The study aimed to identify maize farmers' use, preference, and trustworthiness of the various information sources and communication channels farmers in Dormaa, Ghana, used to receive information about their farming activities. A questionnaire was developed, and data was collected from 217 maize farmers. The result revealed more males are involved in maize production than females. Most males indicated they received training in using hermetic bags more than female farmers. Respondents ranked Extension agents highest as the source from which they receive their farming information. Based on the level of preference for the information sources, the results show a statistically significant difference between male and female farmers' preference for Extension agents, friends/neighbors, and church leaders, with male farmers preferring these information sources more than females. The result indicated a significant difference between male and female preferences for phone calls, with more males indicating they preferred telephone calls. The t-test results of farmers’ trustworthiness for the information sources revealed a significant difference between male and female farmers’ trustworthiness for fellow farmers, friends/neighbors, telephone calls, and posters/billboards for communication channels. Given that Extension professionals are the most preferred and trustworthy source of information, we recommend that the government and stakeholders organize extension training programs to strengthen local extension. We recommend greater women involvement and given strategic roles in the planning and organization of training programs.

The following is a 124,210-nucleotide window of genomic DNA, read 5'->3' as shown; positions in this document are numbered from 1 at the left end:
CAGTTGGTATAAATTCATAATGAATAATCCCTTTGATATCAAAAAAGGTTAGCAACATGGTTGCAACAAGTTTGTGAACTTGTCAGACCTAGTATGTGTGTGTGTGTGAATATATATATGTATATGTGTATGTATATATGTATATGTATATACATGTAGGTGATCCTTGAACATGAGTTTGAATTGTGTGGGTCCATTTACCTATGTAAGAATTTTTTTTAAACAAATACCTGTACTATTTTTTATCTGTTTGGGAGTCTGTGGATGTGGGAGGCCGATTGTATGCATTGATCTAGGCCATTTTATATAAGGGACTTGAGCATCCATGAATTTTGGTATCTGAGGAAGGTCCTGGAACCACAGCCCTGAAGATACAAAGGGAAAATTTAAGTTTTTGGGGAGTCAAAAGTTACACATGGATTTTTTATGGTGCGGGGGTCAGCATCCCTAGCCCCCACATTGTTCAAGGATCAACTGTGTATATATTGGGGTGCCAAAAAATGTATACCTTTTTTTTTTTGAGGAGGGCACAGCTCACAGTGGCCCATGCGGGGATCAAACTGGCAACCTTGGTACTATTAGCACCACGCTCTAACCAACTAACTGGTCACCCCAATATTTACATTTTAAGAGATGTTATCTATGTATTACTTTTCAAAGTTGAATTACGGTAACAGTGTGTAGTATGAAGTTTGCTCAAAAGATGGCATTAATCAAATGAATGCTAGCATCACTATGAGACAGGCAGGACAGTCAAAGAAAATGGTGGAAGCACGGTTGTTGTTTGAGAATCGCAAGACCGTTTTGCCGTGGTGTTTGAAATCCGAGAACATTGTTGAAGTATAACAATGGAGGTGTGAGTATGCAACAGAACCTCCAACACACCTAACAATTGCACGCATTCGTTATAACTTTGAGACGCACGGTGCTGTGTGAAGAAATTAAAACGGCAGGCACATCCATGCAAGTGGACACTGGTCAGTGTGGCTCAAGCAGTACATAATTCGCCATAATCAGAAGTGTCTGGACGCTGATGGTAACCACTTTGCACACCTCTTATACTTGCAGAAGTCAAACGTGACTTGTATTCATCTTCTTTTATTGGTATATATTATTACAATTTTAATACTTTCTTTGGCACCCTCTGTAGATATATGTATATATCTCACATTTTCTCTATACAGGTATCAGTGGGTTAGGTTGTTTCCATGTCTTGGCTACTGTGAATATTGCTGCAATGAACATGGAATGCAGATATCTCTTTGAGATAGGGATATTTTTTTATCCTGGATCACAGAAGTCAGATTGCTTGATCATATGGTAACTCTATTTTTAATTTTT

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Creative Commons Attribution-Noncommercial 4.0 License
This work is licensed under a Creative Commons Attribution-Noncommercial-Share Alike 4.0 License.